Chrome is Now Faster on Mac Than Safari – Here’s How…

By Richard Goodwin •  Updated: 03/17/22 •  3 min read

Apple makes and designs its Macs in-house, so you’d think its Safari browser would be the fastest option, right? Wrong! Google’s latest Chrome browser is now faster on Mac than Safari…


Google’s Chrome browser is the most-used web browser on the planet, helped in no small way by the fact that it ships natively on Android phones. But even before the rise of Android phones, Google’s Chrome browser was massively popular.

Google is constantly evolving Chrome, making it more useful, adding in new features, and attempting to refine its backend to make it run quicker and more efficiently. Of course, the more you add to a browser, the heavier it becomes from a power perspective.

But this is what makes Google’s latest version of Chrome for Mac so special. Google has managed to refine and optimize Chrome for Mac to such a fine degree that it is now classed as being faster than Apple’s own Safari which is designed to run natively on macOS.

How Did Google Make Chrome Faster Than Safari?

Google employs a lot of people, some of the smartest people on planet earth. Its coders and developers work round the clock on projects in the open and projects that will one day see the light of day. Google’s Chrome team is a huge component of its workforce, and it is this department that has just scored The Big G a huge win.

According to Speedometer 2.0, an industry-leading web browser benchmarking tool, Google’s latest version of Chrome is now considerably faster than Apple’s native Safari browser. How much faster? Well, Google’s Chrome netted itself an 83% improvement on Apple’s new M1-powered Macs, scoring a massively impressive 300 – the highest score of any browser, including Safari.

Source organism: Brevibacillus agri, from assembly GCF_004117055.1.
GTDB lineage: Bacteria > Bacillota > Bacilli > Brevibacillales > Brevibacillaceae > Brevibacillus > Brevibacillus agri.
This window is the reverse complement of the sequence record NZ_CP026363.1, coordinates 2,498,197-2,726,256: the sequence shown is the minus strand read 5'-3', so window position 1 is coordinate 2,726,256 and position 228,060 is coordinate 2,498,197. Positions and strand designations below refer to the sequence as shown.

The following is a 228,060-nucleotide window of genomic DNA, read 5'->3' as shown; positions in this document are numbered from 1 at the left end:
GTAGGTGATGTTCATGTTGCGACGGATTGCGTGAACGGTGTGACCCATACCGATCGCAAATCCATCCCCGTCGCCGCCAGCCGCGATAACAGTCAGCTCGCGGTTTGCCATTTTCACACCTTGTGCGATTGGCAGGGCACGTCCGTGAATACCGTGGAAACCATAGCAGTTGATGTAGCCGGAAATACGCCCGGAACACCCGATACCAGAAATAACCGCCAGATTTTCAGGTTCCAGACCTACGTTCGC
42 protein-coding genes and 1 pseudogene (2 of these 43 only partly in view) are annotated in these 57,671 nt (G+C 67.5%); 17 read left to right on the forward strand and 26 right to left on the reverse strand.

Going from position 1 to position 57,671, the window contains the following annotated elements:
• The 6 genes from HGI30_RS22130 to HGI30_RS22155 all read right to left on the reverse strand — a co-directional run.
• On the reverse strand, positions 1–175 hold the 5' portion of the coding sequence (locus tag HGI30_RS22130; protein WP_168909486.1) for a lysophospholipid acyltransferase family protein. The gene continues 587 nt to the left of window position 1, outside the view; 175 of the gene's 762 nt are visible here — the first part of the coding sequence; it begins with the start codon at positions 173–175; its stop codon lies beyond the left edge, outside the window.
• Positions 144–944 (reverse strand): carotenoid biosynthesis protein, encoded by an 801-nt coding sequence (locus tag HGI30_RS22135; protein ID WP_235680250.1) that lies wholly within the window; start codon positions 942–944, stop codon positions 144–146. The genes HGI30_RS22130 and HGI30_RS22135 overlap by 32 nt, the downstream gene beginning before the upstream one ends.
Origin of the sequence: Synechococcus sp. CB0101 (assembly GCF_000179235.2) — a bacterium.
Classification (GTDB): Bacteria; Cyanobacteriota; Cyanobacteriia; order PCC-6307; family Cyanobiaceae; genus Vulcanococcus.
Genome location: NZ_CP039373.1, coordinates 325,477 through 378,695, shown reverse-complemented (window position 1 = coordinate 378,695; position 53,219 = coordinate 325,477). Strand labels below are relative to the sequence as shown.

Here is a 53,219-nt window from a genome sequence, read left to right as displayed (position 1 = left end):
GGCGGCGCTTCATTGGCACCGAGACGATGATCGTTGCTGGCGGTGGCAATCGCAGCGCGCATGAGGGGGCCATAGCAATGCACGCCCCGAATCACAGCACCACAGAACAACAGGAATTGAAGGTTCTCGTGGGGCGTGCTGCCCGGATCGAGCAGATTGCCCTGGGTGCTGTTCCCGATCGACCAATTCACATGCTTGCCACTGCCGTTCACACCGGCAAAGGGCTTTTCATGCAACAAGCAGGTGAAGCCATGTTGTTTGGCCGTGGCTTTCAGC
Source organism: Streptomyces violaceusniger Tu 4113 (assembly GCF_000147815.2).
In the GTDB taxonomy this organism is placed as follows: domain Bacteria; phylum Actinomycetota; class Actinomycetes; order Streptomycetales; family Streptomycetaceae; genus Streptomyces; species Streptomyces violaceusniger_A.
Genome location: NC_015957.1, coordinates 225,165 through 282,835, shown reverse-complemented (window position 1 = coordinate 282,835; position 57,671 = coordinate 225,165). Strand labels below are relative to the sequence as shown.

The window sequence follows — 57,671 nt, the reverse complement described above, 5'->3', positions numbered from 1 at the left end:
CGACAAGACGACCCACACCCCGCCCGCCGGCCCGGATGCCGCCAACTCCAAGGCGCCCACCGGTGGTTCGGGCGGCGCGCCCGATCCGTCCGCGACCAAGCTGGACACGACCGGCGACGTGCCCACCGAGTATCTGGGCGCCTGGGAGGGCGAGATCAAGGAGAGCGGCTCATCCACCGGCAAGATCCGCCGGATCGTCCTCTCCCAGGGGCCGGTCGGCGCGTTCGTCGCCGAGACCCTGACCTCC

For measuring browser performance, there has been a long history of various benchmarks that aim to provide test workloads for browsers to track their performance. Making these benchmarks both reflective of the real and ever changing world, while also being consistent, is a challenge. Chrome uses a combination of internal benchmarking infrastructure and public, industry-standard benchmarks, to continuously measure Chrome’s performance. For comparing browsers’ JavaScript performance, Apple’s Speedometer 2.0 benchmark is the most reflective of the real world, and most broadly used today.

Google

This is a huge boon for Google’s Chrome browser because, with Apple’s Intel-powered Macs, Chrome was always considered a much slower, heavier browser option compared to Safari. But Google’s optimizations, alongside Apple’s impressive new software and chipsets, appear to have worked wonders for Chrome’s performance on Mac.

Going forwards, this kind of result will almost certainly see plenty of current Safari users switching over to Chrome. I prefer Chrome to Safari, so much so that I’ll happily deal with performance issues on my Intel-powered iMac, rather than using the snappier Safari. Chrome has more features, it plugs into Drive better, and I find its UX much nicer to use on a day-to-day basis, especially when you’re dealing with tons of open tabs.

Plus, with Chrome, you have access to Chrome:flags as well, so you can test out new features and stuff that is currently not available for the official release version of the browser.

And check out How To Tell If An App Is Running Natively On Your M1 Mac! And be sure to check out How To Restore Deleted iPhone Safari Bookmarks!

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Richard Goodwin

Richard Goodwin has been working as a tech journalist for over 10 years. He is the editor and owner of KnowYourMobile.

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